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The Frotations Craft Lusty Neo-Soul Around A Silky-Voiced Frontman

The Frotations' Chris Kazarian. (Matt Johnson)MoreCloseclosemore
The Frotations' Chris Kazarian. (Matt Johnson)

The Frotations are the neo-soul project of lead singer and Worcester native Chris Kazarian. Or perhaps they’re better described as a hip-hop-inflected prog-rock fusion band brought to blood-pumping life by a formidable group of current and former Berklee College of Music students. Or maybe they’re what would happen if Erykah Badu and Jimi Hendrix got together.

The point is, the possibilities are endless. Kazarian (photo above by Matt Johnson) possesses a voice that is two parts butter and one part vinegar—creamy and effortless, with a delicate snarl. The Frotations, who play at Great Scott in Allston on Dec. 6, were founded in 2012 and released a modest, though impressive, 4-track EP in February 2014. The EP manages to achieve cohesion despite its wide-ranging tastes, from milky soul to muscular funk to blistering rock.

“When I write stuff on my acoustic guitar, it sounds very, very different than what ends up coming out [of the band],” remarks Kazarian on a recent November evening. He is sipping hot chocolate at a café in Boston, a rolled-up yoga mat perched beside him. “I gave them a lot of free reign [on the EP]. I knew I was with extremely talented musicians. The people that I play with—Pedro Zappa, João Noguiera, Vinicius da Silva and Shawn Dustin—these are incredible, versatile musicians and I knew they could go in any direction I wanted them to. And so I wanted to give them a bit of freedom.”

In performance, Kazarian exudes a cool-guy vibe, wearing vivid shirts unbuttoned to his clavicle and a long, loose afro. (The band’s name is a whimsical reference to the mesmerizing movement of its lead singer’s hair.) In person, he is thoughtful, talkative, and unabashedly enthused, with a wide smile and a voice that projects. Even in conversation, his cadences are musical.

Kazarian didn’t always consider himself a singer. In high school, he went out for football, and suffered a series of injuries before finally abandoning the dream that he now characterizes as somewhat delusional. He sang in choir as a boy and took up trumpet in fifth-grade. But it wasn’t until he was rejected from every trumpet program he auditioned for that he at last considered honing his voice—and only at the behest of the University of Massachusetts at Amherst music department, which asked him to re-audition after some vocal coaching.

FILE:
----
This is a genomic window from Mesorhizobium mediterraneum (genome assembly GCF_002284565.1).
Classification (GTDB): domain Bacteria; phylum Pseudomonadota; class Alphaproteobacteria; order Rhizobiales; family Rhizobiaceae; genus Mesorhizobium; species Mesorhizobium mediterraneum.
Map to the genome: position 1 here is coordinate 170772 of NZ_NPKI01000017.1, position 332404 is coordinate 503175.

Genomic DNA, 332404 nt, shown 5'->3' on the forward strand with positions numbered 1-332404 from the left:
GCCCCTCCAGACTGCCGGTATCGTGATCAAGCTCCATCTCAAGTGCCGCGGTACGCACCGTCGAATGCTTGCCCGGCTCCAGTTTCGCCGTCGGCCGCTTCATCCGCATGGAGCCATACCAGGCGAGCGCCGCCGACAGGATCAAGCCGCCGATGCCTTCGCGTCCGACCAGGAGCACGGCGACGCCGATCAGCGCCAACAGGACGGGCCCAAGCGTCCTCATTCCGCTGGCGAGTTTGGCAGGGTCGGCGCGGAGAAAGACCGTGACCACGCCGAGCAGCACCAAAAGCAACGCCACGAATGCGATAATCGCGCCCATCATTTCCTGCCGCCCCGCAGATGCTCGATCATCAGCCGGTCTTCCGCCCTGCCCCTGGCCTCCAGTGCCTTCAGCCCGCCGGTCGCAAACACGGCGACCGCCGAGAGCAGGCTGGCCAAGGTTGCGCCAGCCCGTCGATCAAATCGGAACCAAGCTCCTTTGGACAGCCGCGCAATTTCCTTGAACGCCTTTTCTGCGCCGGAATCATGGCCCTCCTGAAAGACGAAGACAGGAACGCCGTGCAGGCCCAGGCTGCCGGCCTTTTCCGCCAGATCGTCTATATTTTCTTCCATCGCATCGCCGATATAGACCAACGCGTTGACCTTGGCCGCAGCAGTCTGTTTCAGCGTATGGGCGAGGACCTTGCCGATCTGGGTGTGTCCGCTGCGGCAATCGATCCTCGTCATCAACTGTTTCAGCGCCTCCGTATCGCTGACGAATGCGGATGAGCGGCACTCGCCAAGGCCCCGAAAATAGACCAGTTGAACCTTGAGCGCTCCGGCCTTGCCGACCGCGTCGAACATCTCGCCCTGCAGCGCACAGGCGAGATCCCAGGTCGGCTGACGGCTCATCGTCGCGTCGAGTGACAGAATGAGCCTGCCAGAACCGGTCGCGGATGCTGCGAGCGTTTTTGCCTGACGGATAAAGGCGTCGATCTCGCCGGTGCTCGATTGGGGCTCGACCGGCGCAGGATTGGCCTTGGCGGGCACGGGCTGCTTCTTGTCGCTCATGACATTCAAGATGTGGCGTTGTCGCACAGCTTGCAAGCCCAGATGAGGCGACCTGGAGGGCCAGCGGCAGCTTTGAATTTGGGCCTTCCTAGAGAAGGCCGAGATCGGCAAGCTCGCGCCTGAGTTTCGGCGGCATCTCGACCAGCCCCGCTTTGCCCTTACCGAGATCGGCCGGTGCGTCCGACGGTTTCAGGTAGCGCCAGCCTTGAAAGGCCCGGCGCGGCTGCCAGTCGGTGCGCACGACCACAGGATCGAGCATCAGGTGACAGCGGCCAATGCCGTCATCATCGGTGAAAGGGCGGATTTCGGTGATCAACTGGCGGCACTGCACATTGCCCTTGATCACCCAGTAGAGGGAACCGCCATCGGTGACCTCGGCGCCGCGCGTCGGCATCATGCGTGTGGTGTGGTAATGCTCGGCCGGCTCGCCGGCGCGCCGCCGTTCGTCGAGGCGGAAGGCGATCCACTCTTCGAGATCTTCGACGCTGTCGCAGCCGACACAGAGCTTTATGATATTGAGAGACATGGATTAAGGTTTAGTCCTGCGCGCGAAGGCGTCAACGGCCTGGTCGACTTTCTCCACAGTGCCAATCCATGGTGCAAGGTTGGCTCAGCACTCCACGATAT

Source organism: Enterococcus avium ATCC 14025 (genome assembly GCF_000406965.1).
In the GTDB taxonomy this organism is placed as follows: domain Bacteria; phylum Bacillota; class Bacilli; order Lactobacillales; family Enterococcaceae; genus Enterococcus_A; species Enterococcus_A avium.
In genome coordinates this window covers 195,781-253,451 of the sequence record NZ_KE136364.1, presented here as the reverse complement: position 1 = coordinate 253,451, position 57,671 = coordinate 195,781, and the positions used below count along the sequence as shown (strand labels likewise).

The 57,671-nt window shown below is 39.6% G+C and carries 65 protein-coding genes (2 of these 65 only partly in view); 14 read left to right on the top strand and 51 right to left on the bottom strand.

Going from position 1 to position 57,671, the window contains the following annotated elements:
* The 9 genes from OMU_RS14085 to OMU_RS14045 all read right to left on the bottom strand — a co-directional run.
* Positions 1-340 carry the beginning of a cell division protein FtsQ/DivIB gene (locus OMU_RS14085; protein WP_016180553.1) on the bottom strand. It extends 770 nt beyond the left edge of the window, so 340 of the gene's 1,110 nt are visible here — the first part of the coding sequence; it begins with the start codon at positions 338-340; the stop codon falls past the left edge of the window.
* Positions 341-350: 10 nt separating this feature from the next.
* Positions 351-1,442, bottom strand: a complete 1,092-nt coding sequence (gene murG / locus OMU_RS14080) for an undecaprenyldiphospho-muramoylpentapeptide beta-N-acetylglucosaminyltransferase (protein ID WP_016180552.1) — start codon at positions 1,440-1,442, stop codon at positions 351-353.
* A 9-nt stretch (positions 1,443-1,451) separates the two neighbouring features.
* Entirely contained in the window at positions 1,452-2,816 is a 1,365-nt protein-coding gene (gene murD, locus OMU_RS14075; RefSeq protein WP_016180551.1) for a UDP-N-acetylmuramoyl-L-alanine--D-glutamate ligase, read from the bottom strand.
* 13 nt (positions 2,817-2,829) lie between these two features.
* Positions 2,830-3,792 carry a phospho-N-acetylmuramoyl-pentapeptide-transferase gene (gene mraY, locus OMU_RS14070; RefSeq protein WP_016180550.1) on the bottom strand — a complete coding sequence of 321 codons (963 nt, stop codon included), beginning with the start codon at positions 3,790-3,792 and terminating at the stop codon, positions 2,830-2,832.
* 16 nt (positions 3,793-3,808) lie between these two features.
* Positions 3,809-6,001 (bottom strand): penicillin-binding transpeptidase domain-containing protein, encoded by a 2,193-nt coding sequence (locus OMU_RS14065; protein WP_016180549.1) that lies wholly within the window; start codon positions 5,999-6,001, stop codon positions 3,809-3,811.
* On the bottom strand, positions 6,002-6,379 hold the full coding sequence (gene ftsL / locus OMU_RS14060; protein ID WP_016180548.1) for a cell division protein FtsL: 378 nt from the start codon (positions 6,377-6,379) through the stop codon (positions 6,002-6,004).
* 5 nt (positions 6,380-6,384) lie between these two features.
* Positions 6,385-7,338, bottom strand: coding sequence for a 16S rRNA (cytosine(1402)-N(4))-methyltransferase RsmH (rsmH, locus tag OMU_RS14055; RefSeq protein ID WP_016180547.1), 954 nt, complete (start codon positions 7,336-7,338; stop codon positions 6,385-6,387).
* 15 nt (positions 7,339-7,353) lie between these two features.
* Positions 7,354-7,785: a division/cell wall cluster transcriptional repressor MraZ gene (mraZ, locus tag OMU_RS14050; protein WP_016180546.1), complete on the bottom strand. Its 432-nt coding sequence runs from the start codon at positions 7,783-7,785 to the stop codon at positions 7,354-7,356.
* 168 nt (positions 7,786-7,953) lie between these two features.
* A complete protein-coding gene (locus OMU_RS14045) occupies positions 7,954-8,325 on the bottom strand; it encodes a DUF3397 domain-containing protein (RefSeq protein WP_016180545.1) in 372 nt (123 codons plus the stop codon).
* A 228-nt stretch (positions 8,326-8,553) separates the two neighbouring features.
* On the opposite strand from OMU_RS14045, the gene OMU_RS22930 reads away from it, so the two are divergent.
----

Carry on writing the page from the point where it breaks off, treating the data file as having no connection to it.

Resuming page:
Kazarian developed quickly in college, changing his UMass major from music education to jazz voice performance and then transferring to Berklee, where he is completing his final semester. But it is the experience of soul-searching and failure, almost more than his talent, that defines him.

“You come in, and it’s really sold to us—really it is, by the school and by the media, it’s not their fault, they just want students—you know, but they sell it to you that you’re going to be famous if you go to Berklee,” says Kazarian. “And so a lot of people drop out in arrogance. They’re thinking, ‘Oh, I don’t need this, I’m gonna go strike out on my own.’ You find out how broke they are a year later.”

“He stayed in school and painstakingly worked his way to success, enduring many setbacks”—it’s not the narrative usually ascribed to young stars, or to Berklee’s best and brightest. John Mayer, Melissa Etheridge, and Aimee Mann are among the school’s most famous dropouts. But for Kazarian and his band, a more studious attitude seems to have paid off. The Frotations bear the fruit of a detail-oriented and uncluttered approach. They are at once locked-in and loose, and deploy their virtuosity sparingly. The band wisely cedes the foreground to Kazarian, laying a rich, elastic foundation for him to spring off from.

Kazarian is currently at work on the Frotations’ next album. He has decided to upend his usual songwriting approach—he typically writes chord structure and melody first and fills in the words later—by starting with the album title and working backwards from there. Song titles, themes, and lyrics will precede any melody or musical motif.

“I love my EP, I love the music on it, a lot of people really love it,” he says. “But I still feel like it’s not getting across who I am. And it’s not really painting the whole picture of what I think and how I feel.”

Kazarian hopes that a more intentional approach will help him take on deeper issues and speak to a wider audience. He imagines that his new music will communicate “a sense of unity and a sense of connection.” For a singer who cites Stevie Wonder’s “Songs in the Key of Life” as a major influence, such lofty ambition is not all that surprising.

“We’re getting extremely polarized in society, on every level. On gender, on race, and class, and politically,” he explains. “It’s a really important time for people to be reminded that we’re all on the same planet and on the same land. And I think it’s a tried-and-true message, it’s an old message. But it’s one that’s often forgotten.”

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